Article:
Natural and passive ventilation and cooling
In order to minimise energy demand, natural or ‘passive’ ventilation approaches should be prioritised over mechanical ventilation where possible, since mechanical systems are generally considered to be a mal-adaptation (unless a heat recovery function is included offering energy efficiency and carbon reduction benefits). Effective window design is essential in naturally ventilated buildings and windows should allow ease of control by all potential building occupants, taking account of Building for Life standards. This should be designed into new buildings as early as possible.
Roof window acutator which can be operated
by occupants for ventilation
The most effective form of natural ventilation is cross ventilation, where air is able to pass from one side of a building to the other. If this is not possible, such as in deeper plan offices, natural ventilation can be achieved by introducing a central atria and making use of the “passive stack” effect to draw air from the outer perimeter and up through the centre of the building. The use of passive stack ventilation systems can be applied to most buildings, including houses.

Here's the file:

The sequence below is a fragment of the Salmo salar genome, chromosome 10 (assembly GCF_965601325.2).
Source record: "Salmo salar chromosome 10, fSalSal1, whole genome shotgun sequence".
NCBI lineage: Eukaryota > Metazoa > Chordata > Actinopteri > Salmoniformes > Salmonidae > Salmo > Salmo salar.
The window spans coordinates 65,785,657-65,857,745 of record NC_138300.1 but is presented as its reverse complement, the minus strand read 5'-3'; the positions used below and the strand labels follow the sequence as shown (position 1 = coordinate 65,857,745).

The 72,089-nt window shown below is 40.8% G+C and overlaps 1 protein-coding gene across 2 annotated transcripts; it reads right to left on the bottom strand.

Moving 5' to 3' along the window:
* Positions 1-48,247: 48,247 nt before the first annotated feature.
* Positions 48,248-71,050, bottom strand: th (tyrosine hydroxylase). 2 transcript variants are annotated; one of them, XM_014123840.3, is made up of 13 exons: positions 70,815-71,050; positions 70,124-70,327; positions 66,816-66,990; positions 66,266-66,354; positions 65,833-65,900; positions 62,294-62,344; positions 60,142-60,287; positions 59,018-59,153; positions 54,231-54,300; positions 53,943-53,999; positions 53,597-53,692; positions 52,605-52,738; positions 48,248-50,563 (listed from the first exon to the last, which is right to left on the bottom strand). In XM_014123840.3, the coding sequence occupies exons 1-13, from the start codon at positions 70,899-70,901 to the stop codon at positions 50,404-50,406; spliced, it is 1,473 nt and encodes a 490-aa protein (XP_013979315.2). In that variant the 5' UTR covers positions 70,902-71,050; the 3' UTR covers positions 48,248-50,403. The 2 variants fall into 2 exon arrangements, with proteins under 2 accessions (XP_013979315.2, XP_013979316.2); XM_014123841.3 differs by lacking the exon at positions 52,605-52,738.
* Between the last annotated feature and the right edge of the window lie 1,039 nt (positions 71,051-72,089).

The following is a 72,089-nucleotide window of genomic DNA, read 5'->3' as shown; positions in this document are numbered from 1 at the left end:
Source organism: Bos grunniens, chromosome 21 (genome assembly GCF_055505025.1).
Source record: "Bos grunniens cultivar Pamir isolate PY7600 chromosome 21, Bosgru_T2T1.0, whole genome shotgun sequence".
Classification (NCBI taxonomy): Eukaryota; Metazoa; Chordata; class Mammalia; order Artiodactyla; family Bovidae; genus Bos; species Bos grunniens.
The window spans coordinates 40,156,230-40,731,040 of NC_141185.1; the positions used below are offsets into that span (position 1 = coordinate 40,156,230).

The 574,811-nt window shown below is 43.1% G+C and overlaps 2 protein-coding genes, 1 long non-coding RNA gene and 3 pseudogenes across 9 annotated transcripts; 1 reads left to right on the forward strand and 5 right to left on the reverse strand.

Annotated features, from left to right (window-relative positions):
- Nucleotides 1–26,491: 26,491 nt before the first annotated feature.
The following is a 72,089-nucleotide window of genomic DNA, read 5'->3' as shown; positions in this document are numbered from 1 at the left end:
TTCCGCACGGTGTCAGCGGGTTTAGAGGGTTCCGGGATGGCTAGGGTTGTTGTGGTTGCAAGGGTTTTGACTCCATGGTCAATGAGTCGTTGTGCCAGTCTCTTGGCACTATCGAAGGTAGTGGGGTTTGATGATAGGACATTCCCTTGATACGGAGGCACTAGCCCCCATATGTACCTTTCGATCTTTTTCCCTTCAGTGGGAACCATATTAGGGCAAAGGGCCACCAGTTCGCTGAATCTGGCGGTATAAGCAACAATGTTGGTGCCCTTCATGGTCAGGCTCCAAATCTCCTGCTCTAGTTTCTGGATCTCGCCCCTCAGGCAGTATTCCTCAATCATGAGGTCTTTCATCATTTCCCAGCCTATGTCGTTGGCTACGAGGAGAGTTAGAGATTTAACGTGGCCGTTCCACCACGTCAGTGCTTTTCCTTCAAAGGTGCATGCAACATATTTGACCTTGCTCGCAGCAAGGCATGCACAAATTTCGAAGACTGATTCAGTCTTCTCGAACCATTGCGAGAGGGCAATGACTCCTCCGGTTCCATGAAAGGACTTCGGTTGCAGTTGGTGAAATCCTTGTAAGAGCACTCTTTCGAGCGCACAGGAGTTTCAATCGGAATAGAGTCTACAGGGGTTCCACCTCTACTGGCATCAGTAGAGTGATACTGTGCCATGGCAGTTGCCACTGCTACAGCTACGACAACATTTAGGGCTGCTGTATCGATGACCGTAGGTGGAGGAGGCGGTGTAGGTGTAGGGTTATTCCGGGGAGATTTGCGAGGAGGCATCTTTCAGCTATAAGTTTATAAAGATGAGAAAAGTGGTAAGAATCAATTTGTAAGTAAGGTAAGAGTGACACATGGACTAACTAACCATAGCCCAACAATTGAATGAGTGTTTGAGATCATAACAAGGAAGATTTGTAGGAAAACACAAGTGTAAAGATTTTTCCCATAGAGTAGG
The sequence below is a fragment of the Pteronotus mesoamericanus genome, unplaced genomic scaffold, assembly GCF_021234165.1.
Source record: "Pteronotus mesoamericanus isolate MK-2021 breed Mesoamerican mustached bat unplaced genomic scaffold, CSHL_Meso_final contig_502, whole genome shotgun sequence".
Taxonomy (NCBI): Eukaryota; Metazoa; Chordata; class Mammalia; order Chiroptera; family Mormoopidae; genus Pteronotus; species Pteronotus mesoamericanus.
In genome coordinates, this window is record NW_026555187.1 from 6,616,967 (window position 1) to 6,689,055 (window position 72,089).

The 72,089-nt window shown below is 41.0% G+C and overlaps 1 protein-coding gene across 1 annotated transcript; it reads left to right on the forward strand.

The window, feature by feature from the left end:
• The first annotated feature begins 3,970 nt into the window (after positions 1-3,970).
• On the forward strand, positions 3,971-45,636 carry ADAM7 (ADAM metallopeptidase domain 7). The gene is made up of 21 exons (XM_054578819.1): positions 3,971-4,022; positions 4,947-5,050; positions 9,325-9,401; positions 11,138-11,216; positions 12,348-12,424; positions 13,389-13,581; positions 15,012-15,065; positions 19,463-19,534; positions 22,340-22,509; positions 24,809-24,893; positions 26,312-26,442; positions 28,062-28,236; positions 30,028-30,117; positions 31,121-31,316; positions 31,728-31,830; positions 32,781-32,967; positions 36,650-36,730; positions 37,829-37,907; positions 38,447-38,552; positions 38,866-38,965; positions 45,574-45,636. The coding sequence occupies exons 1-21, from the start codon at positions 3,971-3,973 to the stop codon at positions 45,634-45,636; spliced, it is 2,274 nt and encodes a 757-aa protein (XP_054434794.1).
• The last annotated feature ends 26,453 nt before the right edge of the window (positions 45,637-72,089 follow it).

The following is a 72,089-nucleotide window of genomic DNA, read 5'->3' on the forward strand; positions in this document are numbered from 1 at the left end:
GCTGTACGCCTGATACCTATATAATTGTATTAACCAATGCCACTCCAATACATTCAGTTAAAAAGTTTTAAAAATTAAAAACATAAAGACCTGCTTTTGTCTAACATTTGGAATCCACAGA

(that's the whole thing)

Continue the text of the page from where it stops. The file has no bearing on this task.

Model simulating natural ventilation within a building
Buildings with an open stairwell can provide integral passive ventilation. The use of a solar chimney allows moist, warm air to rise and escape from the top of the property and draw in fresh air at the bottom. Earth tubes are another way of tempering air with limited need for mechanical intervention. Earth tubes work by drawing air into a building through tubes buried in the ground, allowing the air to gain or lose energy (depending on the season) with the ground. The system’s success will depend on a suitable temperature difference between outdoor air and the soil temperature at the tube depth. In Hertfordshire this system could potentially temper the ventilation air in winter and pre-cool the air in summer.
Passive stack ventilation at Crawley Fire Station